It seems that there is nothing new under the sun, and the sexual objectification of women (or "looksism" in general) is a good example of that dictum. Yesterday I wrote about the sociologist Harriet Martineau, whom the great Charles Darwin did not find pulchritudinously evolved enough to suit his purposes, although her mind wasn't too bad. (If these two had naturally selected one another and had a baby, however, would it have been a social Darwinist?!) Today marks the birthday of actress Dorothy McGuire, who was born in 1916 in Omaha, Nebraska. Turner Classic Movies is celebrating McGuire by showing several of her many films today, one of which I caught a bit of this morning before coming in to work. It's called The Enchanted Cottage and it's about the relationship between a blind man (Robert Young, disfigured by war wounds) and a shy, "homely"* woman, played by McGuire. They didn't even bother putting her in thick-rimmed glasses; simply patting her hair down and clipping it with a barrette was apparently all it took to make her look unattractive, according to the Hollywood beauty standards of the time. Today's posting is a shout-out to all you dowdy, frumpy, generally unlovely librarians out there (extra points if you're an "old maid" as well). There were four cases of MacGuire + McGuire (for McGuire or MacGuire) in OhioLINK, three of which were typos and one of which had an [i.e.] after it indicating a misprint on the piece itself. You can do this sort of check on various names, using the correctly spelled form plus a common misspelling; I find it to be a very useful trick for uncovering personal-name typos. Happy hunting and Happy Birthday to the beautiful Dorothy McGuire!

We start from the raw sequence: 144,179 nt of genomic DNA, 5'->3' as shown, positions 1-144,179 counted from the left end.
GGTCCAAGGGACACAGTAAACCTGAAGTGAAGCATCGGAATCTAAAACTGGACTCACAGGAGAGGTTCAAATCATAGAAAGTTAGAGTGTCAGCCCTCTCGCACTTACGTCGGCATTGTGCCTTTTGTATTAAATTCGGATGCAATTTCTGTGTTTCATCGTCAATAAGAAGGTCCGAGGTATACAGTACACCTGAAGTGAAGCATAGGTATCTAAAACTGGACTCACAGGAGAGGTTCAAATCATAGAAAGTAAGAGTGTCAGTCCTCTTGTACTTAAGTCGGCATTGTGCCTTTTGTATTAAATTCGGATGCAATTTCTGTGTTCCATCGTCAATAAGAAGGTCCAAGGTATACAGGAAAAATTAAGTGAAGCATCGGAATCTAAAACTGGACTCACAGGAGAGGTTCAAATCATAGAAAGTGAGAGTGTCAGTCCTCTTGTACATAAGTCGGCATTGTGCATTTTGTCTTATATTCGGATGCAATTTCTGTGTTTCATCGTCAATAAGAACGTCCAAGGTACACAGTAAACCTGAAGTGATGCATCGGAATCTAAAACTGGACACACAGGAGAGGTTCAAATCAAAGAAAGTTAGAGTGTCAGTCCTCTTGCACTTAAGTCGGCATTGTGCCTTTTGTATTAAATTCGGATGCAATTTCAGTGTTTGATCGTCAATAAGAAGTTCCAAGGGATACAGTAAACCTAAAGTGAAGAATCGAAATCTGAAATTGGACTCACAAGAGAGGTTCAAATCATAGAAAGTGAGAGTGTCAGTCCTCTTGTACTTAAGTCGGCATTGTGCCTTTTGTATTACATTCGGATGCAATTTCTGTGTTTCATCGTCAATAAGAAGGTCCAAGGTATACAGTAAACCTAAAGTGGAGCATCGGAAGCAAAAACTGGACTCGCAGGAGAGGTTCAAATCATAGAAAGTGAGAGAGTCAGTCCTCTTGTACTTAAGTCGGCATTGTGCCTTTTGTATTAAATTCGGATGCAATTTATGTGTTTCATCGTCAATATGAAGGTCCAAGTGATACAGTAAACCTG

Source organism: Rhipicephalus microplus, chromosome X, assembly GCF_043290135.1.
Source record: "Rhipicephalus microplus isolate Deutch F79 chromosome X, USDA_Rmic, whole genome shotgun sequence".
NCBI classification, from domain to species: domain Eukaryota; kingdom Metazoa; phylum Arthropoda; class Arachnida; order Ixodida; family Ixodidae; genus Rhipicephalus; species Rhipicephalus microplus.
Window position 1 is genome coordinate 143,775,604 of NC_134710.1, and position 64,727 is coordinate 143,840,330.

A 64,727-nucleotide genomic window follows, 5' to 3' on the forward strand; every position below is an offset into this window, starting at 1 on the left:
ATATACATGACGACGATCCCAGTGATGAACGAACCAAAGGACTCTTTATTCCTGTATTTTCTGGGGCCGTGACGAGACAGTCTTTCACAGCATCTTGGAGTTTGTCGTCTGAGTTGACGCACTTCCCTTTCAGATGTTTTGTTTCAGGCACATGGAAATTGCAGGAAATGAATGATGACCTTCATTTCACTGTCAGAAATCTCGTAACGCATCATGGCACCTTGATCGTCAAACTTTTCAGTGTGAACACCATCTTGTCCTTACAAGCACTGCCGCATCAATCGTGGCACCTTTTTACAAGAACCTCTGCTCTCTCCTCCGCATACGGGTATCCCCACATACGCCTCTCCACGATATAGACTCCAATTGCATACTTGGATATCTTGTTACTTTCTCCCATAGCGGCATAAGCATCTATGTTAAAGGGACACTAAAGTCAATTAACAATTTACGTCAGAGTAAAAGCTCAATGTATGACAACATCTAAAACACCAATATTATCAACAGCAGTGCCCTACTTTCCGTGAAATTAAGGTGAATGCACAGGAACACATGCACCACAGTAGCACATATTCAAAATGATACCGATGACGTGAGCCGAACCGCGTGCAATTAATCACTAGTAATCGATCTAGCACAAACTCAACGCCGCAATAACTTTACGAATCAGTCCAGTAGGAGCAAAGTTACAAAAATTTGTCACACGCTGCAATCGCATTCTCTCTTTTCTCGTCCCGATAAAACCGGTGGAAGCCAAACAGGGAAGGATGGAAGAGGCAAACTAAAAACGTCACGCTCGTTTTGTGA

*Interesting note: I once had an elderly artist tell me that the old-fashioned frock I was wearing was very "homely" and he meant it as a compliment! See this definition as proof.
(Cropped screenshot of Dorothy McGuire and Gregory Peck from a trailer for the 1941 film Gentleman's Agreement, from Wikimedia Commons.)